AppVeyor requires you to add an appveyor.yml file at the root of your repository, a file that defines what tasks do you want it to run when something is pushed to your repository. There are a lot of things you can configure in AppVeyor but let’s stick with the basics, which are the build and test tasks. Here is the appveyor.yml file I created.

# branches to build

# configuration for "master" branch
# build in Release mode and deploy to Azure
      - master
      - /release/.*/
      - /hotfix/.*/
      - /bugfix/.*/
  image: Visual Studio 2017
  version: 1.0.{build}
  configuration: Release
  platform: Any CPU
  skip_branch_with_pr: false
    - cmd: dotnet restore
    - cmd: dotnet test C:\projects\azure-github-ci-cd\azure-github-ci-cd.Tests\azure-github-ci-cd.Tests.csproj  --configuration Release

# configuration for all branches starting from "dev-"
# build in Debug mode and deploy locally for testing
      - develop
      - /feature/.*/
  image: Visual Studio 2017
  version: 1.0.{build}
  configuration: Debug
  platform: Any CPU
  skip_branch_with_pr: false
    - cmd: dotnet restore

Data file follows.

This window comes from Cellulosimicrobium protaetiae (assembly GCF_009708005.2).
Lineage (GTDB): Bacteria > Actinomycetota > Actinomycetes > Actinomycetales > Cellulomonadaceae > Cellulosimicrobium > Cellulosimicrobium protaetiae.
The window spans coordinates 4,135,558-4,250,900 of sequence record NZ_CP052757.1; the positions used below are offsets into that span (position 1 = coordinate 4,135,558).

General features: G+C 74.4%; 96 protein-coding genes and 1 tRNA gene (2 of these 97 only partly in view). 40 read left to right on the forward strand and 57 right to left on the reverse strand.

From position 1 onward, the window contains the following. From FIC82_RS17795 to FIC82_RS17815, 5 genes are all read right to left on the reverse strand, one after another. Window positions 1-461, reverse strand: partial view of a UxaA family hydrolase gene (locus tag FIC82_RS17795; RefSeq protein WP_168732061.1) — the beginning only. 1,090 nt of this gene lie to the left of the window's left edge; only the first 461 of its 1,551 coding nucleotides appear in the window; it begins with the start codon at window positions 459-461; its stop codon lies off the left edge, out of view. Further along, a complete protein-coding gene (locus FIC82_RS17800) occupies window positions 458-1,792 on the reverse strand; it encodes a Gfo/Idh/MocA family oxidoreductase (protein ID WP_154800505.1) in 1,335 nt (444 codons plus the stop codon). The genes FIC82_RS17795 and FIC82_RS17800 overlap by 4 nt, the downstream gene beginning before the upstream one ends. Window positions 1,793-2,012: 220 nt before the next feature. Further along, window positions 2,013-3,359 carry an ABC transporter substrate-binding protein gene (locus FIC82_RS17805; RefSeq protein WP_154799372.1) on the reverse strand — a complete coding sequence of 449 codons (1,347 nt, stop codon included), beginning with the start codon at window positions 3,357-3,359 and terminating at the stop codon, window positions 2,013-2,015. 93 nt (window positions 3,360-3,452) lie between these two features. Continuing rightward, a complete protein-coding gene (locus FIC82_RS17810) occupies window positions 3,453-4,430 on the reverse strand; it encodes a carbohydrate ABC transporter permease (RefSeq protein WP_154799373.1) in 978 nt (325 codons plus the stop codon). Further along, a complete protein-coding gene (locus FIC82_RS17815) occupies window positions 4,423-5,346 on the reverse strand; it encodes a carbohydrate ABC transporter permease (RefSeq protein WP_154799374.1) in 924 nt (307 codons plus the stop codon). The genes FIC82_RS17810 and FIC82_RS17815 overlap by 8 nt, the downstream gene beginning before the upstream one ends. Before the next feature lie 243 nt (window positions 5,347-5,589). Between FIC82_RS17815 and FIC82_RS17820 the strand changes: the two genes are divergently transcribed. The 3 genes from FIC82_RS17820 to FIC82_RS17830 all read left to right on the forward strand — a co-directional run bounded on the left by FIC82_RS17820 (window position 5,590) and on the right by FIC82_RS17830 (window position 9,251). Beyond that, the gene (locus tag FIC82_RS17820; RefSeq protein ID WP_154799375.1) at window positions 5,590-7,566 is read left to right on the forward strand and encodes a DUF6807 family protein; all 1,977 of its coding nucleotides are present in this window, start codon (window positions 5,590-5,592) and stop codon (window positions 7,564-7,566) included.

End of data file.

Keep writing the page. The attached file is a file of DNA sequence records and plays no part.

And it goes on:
- cmd: dotnet test C:\projects\azure-github-ci-cd\azure-github-ci-cd.Tests\azure-github-ci-cd.Tests.csproj --configuration Debug

For master, release/.*/, hotfix/.*/ and bugfix/.*/ branches I want Appveyor to build and test the solution in Release mode while the develop and feature/.*/ branches may run in Debug. More over I made sure the tasks run on pull requests as well. With this configuration file, each time we push to those branches a build/test task is running on AppVeyor. The final result can be shown using badges like this:

[![Build status](](

The next step is to create the AppService up on Microsoft Azure Portal and the required slots as well. I named the App Service ms-azure-github and added two slots, dev and staging. The default instance will be used as the production slot. For all these slots, I added the following App setting, to make sure that Git operations will be used without problems.